Second Trumpet - Burning Mountain

OVERVIEW - The second trumpet blast harmed much of the commerce on which Babylon and the “inhabitants of the earth” depended – Revelation 8:8-9

Shipwreck by Sam Power on Unsplash
The second trumpet blast upset the sea, disrupting a third of all seaborne commerce. In the 
book of Revelation, the “sea” is vital to the commerce on which “Babylon” depends, and it is the source of evil, and later, the “beast.” In part, this explains why, at the end of the book, no “sea” was found in “New Jerusalem.” In the symbolic world, the “sea” is linked to the “Dragon” and the “beast” - [Photo by Sam Power on Unsplash].
  • (Revelation 8:8-9) – “And the second angel sounded; and as it were, a great mountain burning with fire was cast into the sea; and the third of the sea became blood, and the third of the creatures which were in the sea that had life died, the third of the ships was destroyed.”
John did not see a literal mountain, but something he likened to “a great mountain burning with fire.” This is a simile. The first plague impacted the earth and vegetation; now, the second harms the “sea.” In Revelation, the “sea” corresponds to the “Abyss”:
  • (Revelation 11:7) – “And as soon as they have completed their witnessing, the beast that is to ascend from the abyss will make war with them, and overcome them, and slay them.
  • (Revelation 13:1-7) – “And the Dragon stood on the sand of the sea. And I saw, out of the sea a beast ascending…And it was given unto him to make war with the saints, and to overcome them.
The second trumpet echoes the first Egyptian plague, when Yahweh turned the waters of the Nile into blood to curtail Egypt’s economic life:
  • (Exodus 7:17-21) - “The fish in the river died, and the river became foul, and the Egyptians could not drink water from the river; and the blood was throughout all the land of Egypt.”
The “mountain burning with fire” alludes to a passage from the book of Jeremiah, a judgment dirge against Babylon, the “destroying” and “burning” mountain:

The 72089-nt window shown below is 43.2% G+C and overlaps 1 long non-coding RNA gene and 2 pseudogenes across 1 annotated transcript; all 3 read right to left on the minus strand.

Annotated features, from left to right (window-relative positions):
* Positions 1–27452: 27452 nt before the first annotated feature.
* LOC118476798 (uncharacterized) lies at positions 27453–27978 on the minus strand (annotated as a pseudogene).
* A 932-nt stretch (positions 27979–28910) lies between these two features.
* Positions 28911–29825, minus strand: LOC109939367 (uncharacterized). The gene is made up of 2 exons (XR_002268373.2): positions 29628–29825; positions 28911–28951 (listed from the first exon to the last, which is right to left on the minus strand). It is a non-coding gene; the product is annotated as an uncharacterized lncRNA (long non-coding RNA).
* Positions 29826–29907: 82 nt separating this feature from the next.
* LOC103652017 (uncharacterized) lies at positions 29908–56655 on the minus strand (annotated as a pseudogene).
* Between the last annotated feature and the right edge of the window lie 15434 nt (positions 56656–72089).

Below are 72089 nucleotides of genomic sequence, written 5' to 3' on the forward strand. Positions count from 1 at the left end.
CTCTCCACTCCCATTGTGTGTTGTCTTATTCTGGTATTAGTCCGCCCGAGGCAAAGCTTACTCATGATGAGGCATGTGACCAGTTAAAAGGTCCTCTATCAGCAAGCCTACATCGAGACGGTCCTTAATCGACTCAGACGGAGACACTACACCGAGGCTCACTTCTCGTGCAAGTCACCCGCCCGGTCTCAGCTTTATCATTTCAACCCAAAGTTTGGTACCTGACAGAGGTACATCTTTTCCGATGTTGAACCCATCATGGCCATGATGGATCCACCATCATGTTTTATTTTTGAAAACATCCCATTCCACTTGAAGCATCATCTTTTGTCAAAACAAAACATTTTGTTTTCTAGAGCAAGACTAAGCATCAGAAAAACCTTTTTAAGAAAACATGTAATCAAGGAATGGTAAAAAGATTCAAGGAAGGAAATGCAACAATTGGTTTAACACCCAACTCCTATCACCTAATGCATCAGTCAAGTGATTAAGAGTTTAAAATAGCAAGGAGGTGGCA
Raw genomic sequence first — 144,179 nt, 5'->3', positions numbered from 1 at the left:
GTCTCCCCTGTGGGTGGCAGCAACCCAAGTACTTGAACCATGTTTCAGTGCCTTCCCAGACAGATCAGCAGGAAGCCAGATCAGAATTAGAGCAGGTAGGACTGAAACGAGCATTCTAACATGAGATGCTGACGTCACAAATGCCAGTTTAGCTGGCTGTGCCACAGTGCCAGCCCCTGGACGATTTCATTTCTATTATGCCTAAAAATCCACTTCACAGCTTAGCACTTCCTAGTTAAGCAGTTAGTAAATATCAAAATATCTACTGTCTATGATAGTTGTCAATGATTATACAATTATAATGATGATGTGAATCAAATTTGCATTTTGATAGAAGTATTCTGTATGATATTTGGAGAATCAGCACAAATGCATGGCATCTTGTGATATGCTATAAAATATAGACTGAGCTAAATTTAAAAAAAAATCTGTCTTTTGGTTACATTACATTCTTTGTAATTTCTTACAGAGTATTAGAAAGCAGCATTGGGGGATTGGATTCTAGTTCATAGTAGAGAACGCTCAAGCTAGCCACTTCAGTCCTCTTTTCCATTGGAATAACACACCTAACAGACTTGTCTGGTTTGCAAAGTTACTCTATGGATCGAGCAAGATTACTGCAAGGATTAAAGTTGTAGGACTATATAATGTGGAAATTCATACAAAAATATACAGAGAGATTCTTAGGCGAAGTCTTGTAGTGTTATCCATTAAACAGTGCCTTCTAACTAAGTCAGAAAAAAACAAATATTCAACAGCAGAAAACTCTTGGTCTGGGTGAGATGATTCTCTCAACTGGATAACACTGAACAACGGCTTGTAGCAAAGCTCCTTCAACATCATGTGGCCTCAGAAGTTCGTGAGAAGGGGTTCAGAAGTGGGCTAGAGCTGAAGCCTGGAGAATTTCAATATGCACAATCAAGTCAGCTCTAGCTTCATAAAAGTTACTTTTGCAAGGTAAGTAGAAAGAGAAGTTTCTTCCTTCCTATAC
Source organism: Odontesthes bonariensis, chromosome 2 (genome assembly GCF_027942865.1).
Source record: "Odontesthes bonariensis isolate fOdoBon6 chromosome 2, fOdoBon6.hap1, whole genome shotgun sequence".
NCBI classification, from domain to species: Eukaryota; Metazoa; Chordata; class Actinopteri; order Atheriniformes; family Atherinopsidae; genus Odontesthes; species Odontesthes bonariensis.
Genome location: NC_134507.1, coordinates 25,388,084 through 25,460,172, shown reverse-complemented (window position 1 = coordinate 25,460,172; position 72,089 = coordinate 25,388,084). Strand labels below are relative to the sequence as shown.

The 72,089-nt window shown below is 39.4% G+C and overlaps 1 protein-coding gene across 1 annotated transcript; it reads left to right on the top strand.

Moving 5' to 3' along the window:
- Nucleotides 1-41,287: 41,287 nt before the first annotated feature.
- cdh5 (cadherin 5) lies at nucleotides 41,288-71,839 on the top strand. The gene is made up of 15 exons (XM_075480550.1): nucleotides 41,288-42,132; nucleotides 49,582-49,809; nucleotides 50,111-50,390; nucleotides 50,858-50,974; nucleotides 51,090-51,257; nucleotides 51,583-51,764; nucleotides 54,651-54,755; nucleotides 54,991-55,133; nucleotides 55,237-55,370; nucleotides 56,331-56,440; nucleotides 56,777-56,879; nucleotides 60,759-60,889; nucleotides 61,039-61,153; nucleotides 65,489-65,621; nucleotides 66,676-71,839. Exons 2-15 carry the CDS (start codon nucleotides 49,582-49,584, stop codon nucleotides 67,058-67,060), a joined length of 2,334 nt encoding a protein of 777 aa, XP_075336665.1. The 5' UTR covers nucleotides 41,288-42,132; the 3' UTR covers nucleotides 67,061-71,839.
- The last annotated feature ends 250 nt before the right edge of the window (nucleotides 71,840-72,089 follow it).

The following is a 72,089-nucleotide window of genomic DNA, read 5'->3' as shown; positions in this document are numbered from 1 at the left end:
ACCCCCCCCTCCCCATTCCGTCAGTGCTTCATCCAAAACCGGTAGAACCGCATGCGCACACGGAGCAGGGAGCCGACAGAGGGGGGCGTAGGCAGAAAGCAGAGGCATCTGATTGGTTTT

• (Jeremiah 51:25) - “Behold me against you, O destroying mountain that destroys all the earth! Therefore, will I stretch out my hand over you and roll you down from the crags, and make of you a burning mountain.”
In a later vision, Babylon is called the “great whore” that sits on “seven mountains.” The mountains represent the kingdoms over which Babylon held sway, especially in the economic sphere - (Revelation 17:9-10).

Casting the “burning mountain” into the “sea” echoes the angel who took a censer, filled it with fire, then “cast it onto the earth.” The image of Babylon as a “burning mountain” hurled into the “sea” symbolizes its judgment and the results for global commerce. Just as this “great burning mountain was cast into the sea,” end-time “Babylon will be “cast into the sea like a great millstone,” which will cause all merchants, shipmasters, and sailors to lament that “in one hour that so great riches came to nothing” - (Revelation 8:5, 18:16-21).

The second trumpet also caused the “ships to be destroyed (diaphtheiro).” The clause translates a Greek verb borrowed from the Septuagint version of Jeremiah 51:25 - “I am against you, destroying mountain that destroyed all the earth (diaphtheiro).” The verbal connection is deliberate. The same verb occurred again when the seventh trumpet sounded:
  • (Revelation 11:18) - “And the season came to reward your servants the prophets and the saints, and to destroy them that destroy the earth (diaphtheiro).”
The destruction of a third of all ships is detrimental to trade. The destruction will become total with the final overthrow of end-time “Babylon.” The “burning mountain” anticipates that judgment. Here, the picture is of the partial destruction of her economic base, the source of her power and influence - (Revelation 18:16-20).
  • “God uses the ‘blazing mountain’ of Babylon, the ‘destroyer of the whole earth,’ to pollute the sea on which Babylon itself depends for the maintenance of its commercial empire” [G.B. Caird, Revelation, 1999, p. 114].
Thus, this cosmic enemy of the people of God is used in an ironic fashion by the “Lamb” to execute judgment on the unrepentant “inhabitants of the earth.” The very thing they idolized, “Babylon,” became the agent of their destruction.


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